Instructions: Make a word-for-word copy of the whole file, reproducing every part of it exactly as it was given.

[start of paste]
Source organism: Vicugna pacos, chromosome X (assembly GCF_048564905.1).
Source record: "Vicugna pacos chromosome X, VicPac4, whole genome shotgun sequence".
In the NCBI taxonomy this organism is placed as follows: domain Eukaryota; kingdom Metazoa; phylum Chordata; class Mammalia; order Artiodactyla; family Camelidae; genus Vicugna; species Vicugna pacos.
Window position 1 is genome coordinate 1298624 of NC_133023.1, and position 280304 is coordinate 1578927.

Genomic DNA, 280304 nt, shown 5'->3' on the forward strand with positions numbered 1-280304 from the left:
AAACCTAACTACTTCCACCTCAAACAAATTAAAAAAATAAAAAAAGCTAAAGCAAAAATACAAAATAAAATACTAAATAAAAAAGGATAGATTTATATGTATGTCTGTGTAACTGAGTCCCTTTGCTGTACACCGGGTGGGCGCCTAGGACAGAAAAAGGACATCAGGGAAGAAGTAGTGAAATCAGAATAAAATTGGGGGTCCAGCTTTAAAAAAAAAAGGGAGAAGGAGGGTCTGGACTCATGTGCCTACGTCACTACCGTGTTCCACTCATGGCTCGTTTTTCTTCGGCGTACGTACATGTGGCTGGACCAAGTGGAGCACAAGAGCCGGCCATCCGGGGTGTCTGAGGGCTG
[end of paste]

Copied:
Source organism: Vicugna pacos, chromosome X (assembly GCF_048564905.1).
Source record: "Vicugna pacos chromosome X, VicPac4, whole genome shotgun sequence".
In the NCBI taxonomy this organism is placed as follows: domain Eukaryota; kingdom Metazoa; phylum Chordata; class Mammalia; order Artiodactyla; family Camelidae; genus Vicugna; species Vicugna pacos.
Window position 1 is genome coordinate 1298624 of NC_133023.1, and position 280304 is coordinate 1578927.

Genomic DNA, 280304 nt, shown 5'->3' on the forward strand with positions numbered 1-280304 from the left:
AAACCTAACTACTTCCACCTCAAACAAATTAAAAAAATAAAAAAAGCTAAAGCAAAAATACAAAATAAAATACTAAATAAAAAAGGATAGATTTATATGTATGTCTGTGTAACTGAGTCCCTTTGCTGTACACCGGGTGGGCGCCTAGGACAGAAAAAGGACATCAGGGAAGAAGTAGTGAAATCAGAATAAAATTGGGGGTCCAGCTTTAAAAAAAAAAGGGAGAAGGAGGGTCTGGACTCATGTGCCTACGTCACTACCGTGTTCCACTCATGGCTCGTTTTTCTTCGGCGTACGTACATGTGGCTGGACCAAGTGGAGCACAAGAGCCGGCCATCCGGGGTGTCTGAGGGCTG